In post-European contact some tribes, under the pressure of Christian dogmatism, conceded a "God position". A Creator/Great Spirit figure was adopted. An important distinction is the fact that Indigenous version was NON-GENDERED. It was a powerful deity made up of equal parts of female and male. Over time, unfortunately, Indigenous people became lazy and simply started referring to this entity as 'he' instead of Creator or, Great Spirit. It's a shame and wrong and buys into the whole male domination scenario. Thunderbird does not go there!

 

 

MAIN CATEGORIES OF THE INDIGENOUS ORAL NARRATIVE

The Creation of the World can be loosely categorized under two main headings:

EARTH-DIVER STORIES (CREATION STORIES) -  Like all the earth's people, my Ancestors were no different in wanting to understand their origins. Where did they come from? Who sent them? How did they emerge in their present form on the earth. Many stories tell of a great flood that covered the earth thereby setting the stage for the magical creation of the earth, the origins of the cosmos and the interrelations of its elements.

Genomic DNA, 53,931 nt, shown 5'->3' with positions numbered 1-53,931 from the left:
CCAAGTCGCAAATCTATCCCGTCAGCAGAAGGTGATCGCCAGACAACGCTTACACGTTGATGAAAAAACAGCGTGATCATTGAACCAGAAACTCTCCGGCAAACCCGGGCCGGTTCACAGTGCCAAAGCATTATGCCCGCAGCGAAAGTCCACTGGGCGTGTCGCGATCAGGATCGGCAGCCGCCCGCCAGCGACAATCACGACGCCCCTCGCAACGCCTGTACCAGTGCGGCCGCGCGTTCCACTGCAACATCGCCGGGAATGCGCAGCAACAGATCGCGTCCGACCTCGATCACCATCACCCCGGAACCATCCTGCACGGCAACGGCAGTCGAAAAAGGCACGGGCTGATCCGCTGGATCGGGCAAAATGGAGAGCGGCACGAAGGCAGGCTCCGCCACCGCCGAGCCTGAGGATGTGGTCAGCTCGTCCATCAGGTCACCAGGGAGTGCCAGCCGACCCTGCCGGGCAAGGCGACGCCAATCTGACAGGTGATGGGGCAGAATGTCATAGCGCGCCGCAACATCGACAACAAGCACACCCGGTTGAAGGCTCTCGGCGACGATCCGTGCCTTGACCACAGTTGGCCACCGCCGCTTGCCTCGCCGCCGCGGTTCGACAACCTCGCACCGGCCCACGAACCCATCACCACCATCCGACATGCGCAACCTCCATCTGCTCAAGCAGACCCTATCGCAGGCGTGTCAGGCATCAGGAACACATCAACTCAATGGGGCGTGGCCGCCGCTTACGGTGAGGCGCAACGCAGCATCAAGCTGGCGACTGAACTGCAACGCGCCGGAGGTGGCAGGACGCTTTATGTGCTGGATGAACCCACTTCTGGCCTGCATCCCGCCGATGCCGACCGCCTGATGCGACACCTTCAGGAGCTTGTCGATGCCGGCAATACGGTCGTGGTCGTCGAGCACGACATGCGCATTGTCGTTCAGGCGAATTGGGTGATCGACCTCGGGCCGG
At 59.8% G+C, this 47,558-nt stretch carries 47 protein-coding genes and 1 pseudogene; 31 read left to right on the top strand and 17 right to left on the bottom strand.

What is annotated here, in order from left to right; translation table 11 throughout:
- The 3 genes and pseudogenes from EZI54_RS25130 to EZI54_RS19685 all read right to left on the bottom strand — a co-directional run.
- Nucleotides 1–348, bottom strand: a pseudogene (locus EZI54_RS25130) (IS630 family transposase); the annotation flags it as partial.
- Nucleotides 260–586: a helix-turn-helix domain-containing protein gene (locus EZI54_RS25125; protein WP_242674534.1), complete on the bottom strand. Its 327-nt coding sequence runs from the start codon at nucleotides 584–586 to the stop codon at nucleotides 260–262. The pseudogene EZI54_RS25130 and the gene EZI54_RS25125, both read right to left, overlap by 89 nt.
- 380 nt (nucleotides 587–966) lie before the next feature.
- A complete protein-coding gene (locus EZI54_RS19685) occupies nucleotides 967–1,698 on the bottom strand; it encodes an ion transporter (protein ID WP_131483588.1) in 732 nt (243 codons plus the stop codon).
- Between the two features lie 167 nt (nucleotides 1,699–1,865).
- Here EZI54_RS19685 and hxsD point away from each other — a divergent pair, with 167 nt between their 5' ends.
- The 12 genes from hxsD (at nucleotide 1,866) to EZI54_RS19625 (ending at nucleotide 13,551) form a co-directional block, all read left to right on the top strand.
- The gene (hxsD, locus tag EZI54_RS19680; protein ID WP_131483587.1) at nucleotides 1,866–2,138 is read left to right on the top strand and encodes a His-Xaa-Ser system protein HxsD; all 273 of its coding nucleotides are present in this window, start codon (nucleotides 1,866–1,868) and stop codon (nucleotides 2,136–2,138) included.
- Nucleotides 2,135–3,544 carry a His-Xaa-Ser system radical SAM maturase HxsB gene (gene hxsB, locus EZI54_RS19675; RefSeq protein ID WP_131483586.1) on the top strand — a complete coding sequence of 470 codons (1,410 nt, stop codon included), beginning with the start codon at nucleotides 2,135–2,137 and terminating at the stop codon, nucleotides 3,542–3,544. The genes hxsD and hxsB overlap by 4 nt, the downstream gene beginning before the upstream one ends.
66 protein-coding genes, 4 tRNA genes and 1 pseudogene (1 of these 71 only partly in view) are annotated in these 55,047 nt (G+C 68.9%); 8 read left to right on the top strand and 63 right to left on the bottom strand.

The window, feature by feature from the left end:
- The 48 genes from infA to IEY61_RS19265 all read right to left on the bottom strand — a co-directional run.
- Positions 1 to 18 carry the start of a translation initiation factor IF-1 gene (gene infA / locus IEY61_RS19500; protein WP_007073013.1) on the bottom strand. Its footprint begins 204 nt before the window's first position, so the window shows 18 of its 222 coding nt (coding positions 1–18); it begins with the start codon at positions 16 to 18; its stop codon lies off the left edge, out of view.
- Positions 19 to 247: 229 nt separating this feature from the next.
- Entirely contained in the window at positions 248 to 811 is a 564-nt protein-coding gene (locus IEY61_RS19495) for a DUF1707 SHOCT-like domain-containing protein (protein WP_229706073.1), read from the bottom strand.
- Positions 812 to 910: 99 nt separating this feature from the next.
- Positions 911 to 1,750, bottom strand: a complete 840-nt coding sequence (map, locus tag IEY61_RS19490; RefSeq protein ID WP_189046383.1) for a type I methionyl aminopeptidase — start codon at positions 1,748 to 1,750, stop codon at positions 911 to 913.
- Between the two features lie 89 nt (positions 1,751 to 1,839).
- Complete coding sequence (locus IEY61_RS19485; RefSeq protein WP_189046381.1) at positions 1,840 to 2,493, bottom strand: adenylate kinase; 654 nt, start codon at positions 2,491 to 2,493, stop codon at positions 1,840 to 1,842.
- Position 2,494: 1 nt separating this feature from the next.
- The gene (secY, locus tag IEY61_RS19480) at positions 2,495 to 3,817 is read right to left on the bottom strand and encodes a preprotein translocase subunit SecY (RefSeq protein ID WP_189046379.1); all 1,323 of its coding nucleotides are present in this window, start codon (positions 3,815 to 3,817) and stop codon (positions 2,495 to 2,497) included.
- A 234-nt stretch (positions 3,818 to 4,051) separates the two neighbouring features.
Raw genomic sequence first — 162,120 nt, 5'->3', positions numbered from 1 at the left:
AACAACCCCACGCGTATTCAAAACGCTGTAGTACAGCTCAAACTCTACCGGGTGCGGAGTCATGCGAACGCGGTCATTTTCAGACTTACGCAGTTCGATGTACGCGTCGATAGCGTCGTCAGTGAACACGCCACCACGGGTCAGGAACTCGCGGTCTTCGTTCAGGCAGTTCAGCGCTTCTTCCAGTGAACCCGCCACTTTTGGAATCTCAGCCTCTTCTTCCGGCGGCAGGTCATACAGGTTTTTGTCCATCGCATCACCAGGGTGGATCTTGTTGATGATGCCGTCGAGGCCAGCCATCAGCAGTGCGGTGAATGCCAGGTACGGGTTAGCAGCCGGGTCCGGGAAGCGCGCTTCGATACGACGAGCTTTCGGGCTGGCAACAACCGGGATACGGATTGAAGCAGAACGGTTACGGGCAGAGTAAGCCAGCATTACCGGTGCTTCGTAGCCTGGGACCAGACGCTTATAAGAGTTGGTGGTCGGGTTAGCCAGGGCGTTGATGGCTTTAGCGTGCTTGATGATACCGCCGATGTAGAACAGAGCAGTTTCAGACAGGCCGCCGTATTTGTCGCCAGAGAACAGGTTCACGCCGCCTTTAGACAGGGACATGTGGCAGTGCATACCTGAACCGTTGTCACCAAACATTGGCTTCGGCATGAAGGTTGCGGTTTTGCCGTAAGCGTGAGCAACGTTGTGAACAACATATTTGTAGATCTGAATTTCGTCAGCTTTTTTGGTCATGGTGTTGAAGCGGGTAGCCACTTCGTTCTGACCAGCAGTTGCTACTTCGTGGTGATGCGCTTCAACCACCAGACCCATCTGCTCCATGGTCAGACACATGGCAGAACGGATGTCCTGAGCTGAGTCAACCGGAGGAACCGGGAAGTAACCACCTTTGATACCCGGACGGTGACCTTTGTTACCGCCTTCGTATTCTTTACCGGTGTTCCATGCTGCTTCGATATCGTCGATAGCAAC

Here the Earth Diver myth of the Eastern Woodlands, Northern Plains, for example, has either Great Spirit or the Transformer (Culture Hero) diving or ordering other animals to dive into the primeval water to bring up mud, out of which the Earth would be fashioned. There is a Lakhota story in which the Creating Power "sings" a great flood into existence in order to destroy an unsatisfactory first creation; then, when a turtle brings mud back from the depths of the waters, the Creating Power "sings" an entire new world into existence.  Music, thus, creates as well as destroys.